I.e. a modernised H-6 carrying some very modern hypersonic cruise missiles may be just as deadly and vastly cheaper than a B-2 using a less sophisticated munition.

 


Edited by KV7, 26 November 2017 - 1803 PM.

  • 0

#52 Mr King

Mr King

    Fat Body

  • Members
  • PipPipPipPipPipPipPipPipPipPip
  • 18,900 posts
  • Gender:Male
  • Location:Muppetville

Posted 26 November 2017 - 1920 PM

It is interesting to note that on the new Chinese stealth aircraft, at least the ones they have shown, there appears to be no thermal management at the rear, to my uneducated eye. The F-35 from the US seems to be in the same boat. The F-117, the B-2, and the F-22 all show an effort to reduce the thermal signature, why not on the F-35, and why not on these Chinese aircraft? Also now that I think of it the Pak-Fa appears to have no thermal management either. 

 

FC-31 test flight

 

lLxNMLp.jpg


  • 0

#53 KV7

KV7

    Crew

  • Members
  • PipPip
  • 1,818 posts

Posted 27 November 2017 - 0114 AM

It is interesting to note that on the new Chinese stealth aircraft, at least the ones they have shown, there appears to be no thermal management at the rear, to my uneducated eye. The F-35 from the US seems to be in the same boat. The F-117, the B-2, and the F-22 all show an effort to reduce the thermal signature, why not on the F-35, and why not on these Chinese aircraft? Also now that I think of it the Pak-Fa appears to have no thermal management either. 

 

FC-31 test flight

 

lLxNMLp.jpg

They probably think in combat situation there is going to be after-burning, so little can be done to lower thermal signature.


Edited by KV7, 27 November 2017 - 1617 PM.

  • 0

#54 Josh

Josh

    Crew

  • Members
  • PipPip
  • 14,102 posts
  • Gender:Male
  • Location:New York City

Posted 27 November 2017 - 0922 AM

At the end of the day thermal management requires weight. All of the types you listed were attack types that could neglect performance except the F-22, and even then I think the IR reduction is limited to the 2-D thrust vectoring nozel - ie, the thermal management is somewhat integrated into the thrust vector and is possible specifically because it vectors in the vertical plane only, allowing a spread out rectangular nozzle. So a lot of compromises have to be made to spread out your IR plumb, and as noted if you're reheating all of that is for naught. Again, F-22 is an exception in that it was designed to supercruise at very high altitude (non-variable engine inlets).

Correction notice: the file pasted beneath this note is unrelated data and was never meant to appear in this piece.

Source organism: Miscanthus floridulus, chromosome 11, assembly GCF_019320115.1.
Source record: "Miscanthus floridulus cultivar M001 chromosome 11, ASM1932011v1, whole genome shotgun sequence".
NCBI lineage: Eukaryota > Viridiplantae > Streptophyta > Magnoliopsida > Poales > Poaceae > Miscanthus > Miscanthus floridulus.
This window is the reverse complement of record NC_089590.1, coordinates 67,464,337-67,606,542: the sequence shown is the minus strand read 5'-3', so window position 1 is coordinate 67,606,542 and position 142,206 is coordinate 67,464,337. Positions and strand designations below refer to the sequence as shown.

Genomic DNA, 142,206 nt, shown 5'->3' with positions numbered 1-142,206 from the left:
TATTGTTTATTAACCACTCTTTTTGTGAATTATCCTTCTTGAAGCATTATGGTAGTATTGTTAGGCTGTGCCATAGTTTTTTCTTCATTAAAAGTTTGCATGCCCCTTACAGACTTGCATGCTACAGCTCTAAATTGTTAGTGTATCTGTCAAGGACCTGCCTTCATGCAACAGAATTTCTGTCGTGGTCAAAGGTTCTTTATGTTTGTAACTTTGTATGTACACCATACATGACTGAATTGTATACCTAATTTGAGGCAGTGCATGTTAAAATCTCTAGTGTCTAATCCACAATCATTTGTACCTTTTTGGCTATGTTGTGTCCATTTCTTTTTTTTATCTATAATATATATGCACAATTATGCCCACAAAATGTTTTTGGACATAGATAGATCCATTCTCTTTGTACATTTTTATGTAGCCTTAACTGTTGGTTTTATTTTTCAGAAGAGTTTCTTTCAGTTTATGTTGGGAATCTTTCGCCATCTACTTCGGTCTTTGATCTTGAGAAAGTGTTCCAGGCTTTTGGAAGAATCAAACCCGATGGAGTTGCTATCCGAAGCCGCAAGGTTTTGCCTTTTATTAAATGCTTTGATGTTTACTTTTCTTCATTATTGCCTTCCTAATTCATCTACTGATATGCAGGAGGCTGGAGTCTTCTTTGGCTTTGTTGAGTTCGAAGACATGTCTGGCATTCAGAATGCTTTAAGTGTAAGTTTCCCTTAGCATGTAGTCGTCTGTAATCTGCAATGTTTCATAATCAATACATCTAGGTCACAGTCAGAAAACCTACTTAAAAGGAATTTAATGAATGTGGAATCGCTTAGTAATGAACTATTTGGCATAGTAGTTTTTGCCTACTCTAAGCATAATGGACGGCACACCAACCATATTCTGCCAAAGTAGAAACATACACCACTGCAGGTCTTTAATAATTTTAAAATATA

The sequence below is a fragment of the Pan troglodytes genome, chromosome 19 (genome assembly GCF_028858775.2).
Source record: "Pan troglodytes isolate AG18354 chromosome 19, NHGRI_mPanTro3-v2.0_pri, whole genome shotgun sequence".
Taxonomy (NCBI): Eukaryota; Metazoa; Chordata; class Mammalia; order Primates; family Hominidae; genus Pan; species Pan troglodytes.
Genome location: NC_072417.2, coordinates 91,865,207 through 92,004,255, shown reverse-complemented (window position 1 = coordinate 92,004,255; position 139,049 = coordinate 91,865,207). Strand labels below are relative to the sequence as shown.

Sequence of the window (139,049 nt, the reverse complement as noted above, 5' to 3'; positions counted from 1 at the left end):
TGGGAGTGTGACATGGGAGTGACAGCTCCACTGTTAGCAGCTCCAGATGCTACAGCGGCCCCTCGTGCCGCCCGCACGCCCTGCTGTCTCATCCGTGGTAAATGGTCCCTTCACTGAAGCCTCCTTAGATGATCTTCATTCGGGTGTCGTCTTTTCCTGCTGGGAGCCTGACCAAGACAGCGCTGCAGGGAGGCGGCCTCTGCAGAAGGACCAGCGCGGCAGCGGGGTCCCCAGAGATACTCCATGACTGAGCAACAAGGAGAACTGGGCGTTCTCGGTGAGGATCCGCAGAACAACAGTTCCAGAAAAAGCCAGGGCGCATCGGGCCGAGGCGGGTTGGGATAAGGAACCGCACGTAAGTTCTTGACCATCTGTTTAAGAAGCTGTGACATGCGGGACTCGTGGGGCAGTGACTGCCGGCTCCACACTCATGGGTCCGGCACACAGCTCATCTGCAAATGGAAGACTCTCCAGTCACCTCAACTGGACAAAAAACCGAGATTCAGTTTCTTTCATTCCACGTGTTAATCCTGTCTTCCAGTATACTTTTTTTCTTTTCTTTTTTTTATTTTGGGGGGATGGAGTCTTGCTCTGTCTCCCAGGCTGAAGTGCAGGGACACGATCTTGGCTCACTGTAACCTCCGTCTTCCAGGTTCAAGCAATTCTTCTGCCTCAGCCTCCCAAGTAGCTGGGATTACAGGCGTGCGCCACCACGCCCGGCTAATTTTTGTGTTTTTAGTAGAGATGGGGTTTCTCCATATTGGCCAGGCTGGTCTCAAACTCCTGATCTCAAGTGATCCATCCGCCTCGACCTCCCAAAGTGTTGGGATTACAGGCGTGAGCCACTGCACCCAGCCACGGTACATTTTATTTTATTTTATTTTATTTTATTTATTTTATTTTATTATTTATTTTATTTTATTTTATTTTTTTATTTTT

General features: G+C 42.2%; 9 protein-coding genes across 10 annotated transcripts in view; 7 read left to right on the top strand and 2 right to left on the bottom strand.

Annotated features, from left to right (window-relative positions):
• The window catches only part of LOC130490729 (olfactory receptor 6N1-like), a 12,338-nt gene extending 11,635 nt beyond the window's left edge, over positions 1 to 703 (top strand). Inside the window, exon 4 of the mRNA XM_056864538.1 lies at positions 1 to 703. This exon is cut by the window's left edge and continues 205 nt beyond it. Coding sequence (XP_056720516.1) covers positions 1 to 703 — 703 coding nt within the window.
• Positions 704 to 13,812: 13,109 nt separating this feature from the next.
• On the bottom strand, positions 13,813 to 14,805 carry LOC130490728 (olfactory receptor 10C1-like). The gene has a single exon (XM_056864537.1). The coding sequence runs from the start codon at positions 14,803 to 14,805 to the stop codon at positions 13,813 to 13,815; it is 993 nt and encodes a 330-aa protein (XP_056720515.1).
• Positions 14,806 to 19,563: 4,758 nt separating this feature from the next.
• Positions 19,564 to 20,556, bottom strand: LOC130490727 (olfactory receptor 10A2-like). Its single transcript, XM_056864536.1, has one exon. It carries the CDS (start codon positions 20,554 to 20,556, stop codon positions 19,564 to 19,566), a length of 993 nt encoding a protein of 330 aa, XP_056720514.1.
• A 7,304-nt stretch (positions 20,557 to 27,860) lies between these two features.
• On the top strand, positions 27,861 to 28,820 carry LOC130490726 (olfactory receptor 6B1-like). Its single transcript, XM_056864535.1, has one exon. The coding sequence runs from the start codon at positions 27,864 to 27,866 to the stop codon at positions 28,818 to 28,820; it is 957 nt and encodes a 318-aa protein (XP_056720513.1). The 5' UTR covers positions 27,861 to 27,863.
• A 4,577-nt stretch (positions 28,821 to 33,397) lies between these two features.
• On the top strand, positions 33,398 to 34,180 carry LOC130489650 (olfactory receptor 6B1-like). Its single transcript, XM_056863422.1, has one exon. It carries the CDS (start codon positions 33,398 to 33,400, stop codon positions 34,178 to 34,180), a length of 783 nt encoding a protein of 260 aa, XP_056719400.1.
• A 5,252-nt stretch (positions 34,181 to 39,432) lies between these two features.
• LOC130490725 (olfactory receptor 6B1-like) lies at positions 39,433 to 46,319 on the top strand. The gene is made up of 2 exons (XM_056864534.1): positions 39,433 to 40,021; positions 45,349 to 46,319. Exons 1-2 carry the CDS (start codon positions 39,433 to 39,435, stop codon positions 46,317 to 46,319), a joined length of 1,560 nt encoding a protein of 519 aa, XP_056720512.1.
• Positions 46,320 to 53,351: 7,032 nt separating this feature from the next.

Edited by Josh, 27 November 2017 - 0923 AM.

  • 0

#55 Loopycrank

Loopycrank

    Crew

  • Members
  • PipPip
  • 623 posts

Posted 27 November 2017 - 1412 PM

It's really hard to guess what total production will be.

 

Anyway, maybe this image is useful, probably J-10B. Can its radar quality or capabilities be speculated with this?

j-10bmaybe.jpg

https://www.facebook...?type=3

 

We can discern a few things from this picture.

The first thing to note is that the planar radar array appears to be fixed, with no mechanical gimbal to steer it.  That definitely means it's an electronically steered array.  Now, whether it's a PESA with a single wave generator and and phase-shifting elements in front or an AESA with an array of active elements on a single plane, we simply can't tell from the picture.

That said, there are some PESA and AESA arrays that have mechanical gimbals to allow them to pivot to the side to cover more area.  SU-35's radar does this.

 

Note also that the face of the array is angled back a few degrees from the vertical.  That's an old trick for reducing RCS.